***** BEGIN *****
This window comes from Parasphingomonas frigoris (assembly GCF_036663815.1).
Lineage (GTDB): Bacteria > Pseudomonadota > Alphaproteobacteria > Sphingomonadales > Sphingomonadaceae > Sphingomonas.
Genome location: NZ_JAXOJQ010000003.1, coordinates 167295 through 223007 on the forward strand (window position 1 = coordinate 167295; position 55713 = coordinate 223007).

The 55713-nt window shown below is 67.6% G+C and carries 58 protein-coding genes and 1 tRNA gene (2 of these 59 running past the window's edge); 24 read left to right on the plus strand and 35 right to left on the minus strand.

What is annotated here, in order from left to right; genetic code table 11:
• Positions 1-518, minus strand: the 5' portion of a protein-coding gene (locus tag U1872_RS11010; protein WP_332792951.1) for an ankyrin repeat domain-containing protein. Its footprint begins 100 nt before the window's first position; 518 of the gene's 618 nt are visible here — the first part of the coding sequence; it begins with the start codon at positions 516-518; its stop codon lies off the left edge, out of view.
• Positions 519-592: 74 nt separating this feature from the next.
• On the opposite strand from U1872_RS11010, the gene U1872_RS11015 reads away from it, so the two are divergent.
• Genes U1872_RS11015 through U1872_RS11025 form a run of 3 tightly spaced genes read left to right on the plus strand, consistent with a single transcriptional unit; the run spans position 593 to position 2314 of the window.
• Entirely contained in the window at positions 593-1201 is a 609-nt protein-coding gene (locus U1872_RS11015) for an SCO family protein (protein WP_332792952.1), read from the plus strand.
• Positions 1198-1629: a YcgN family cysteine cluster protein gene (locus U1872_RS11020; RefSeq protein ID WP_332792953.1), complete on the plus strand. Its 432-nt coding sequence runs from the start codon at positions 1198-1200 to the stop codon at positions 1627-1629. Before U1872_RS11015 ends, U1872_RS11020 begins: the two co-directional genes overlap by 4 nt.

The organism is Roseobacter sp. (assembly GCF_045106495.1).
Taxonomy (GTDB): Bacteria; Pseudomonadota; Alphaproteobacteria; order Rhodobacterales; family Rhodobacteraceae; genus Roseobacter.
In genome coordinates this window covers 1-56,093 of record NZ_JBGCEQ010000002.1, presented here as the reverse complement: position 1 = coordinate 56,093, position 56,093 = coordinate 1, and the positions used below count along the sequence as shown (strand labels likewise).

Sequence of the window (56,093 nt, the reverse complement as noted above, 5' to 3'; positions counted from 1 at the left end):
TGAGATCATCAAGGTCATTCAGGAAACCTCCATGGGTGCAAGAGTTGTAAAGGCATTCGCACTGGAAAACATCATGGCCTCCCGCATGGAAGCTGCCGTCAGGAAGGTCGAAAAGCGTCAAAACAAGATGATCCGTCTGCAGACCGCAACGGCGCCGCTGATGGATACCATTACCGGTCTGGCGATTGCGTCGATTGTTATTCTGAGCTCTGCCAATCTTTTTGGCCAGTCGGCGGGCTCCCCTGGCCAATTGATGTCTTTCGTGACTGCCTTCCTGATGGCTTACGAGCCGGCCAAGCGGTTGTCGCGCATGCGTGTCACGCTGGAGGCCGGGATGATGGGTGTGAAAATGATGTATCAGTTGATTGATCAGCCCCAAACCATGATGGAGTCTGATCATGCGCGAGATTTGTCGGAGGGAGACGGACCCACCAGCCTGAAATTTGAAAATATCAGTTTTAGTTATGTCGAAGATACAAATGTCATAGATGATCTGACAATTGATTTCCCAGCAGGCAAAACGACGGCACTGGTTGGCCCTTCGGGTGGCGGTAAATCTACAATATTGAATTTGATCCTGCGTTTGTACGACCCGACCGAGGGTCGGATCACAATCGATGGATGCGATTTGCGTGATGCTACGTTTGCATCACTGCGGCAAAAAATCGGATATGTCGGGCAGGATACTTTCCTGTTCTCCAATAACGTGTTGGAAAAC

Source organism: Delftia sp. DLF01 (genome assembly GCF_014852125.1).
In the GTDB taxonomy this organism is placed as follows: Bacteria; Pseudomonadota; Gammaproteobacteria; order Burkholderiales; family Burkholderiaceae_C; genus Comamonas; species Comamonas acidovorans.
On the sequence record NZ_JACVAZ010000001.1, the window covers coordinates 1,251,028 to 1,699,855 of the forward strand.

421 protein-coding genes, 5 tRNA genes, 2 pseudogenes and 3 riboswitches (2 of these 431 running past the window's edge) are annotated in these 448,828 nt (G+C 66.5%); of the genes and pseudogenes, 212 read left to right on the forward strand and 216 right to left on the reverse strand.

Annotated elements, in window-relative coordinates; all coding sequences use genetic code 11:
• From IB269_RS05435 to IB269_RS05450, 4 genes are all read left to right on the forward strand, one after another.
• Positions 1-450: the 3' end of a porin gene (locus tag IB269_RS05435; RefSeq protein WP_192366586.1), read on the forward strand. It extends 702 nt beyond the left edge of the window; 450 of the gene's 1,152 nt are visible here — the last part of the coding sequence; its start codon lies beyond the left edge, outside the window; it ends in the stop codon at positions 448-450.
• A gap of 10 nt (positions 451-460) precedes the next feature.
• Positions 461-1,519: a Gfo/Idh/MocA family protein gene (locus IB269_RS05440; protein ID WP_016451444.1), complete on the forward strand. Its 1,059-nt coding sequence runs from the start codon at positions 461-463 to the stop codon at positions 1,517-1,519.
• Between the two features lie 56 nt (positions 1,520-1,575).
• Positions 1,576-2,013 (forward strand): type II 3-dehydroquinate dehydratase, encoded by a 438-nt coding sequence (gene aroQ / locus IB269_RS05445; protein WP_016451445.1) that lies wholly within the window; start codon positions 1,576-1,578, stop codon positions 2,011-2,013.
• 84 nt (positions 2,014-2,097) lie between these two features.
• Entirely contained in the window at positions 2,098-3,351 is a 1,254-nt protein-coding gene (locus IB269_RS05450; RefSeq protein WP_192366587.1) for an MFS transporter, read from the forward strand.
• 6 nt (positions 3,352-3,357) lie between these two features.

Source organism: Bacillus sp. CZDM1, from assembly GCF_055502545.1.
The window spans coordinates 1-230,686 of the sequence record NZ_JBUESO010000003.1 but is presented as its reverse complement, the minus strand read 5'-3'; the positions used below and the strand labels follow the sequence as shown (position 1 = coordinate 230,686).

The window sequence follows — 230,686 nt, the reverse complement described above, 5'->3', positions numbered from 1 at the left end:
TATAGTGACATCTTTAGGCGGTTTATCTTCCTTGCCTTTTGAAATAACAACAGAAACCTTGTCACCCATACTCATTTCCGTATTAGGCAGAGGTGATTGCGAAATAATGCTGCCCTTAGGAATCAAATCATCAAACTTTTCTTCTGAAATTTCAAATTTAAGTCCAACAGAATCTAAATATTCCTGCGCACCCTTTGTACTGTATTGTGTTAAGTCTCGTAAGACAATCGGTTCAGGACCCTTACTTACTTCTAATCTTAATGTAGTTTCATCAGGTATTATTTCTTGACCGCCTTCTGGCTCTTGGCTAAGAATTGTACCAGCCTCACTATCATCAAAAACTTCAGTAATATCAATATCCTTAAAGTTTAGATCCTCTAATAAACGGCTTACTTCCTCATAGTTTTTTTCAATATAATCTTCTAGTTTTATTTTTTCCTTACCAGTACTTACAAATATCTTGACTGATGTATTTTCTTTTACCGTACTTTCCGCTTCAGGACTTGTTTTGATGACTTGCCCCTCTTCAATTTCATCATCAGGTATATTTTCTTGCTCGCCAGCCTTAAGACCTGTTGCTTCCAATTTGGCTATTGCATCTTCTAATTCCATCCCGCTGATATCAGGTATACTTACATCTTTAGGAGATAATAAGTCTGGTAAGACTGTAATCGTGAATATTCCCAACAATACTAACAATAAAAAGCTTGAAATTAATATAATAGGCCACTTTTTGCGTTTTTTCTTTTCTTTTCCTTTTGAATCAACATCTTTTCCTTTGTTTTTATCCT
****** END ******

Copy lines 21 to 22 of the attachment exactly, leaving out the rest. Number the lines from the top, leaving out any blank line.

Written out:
Annotated elements, in window-relative coordinates; all coding sequences use genetic code 11:
• From IB269_RS05435 to IB269_RS05450, 4 genes are all read left to right on the forward strand, one after another.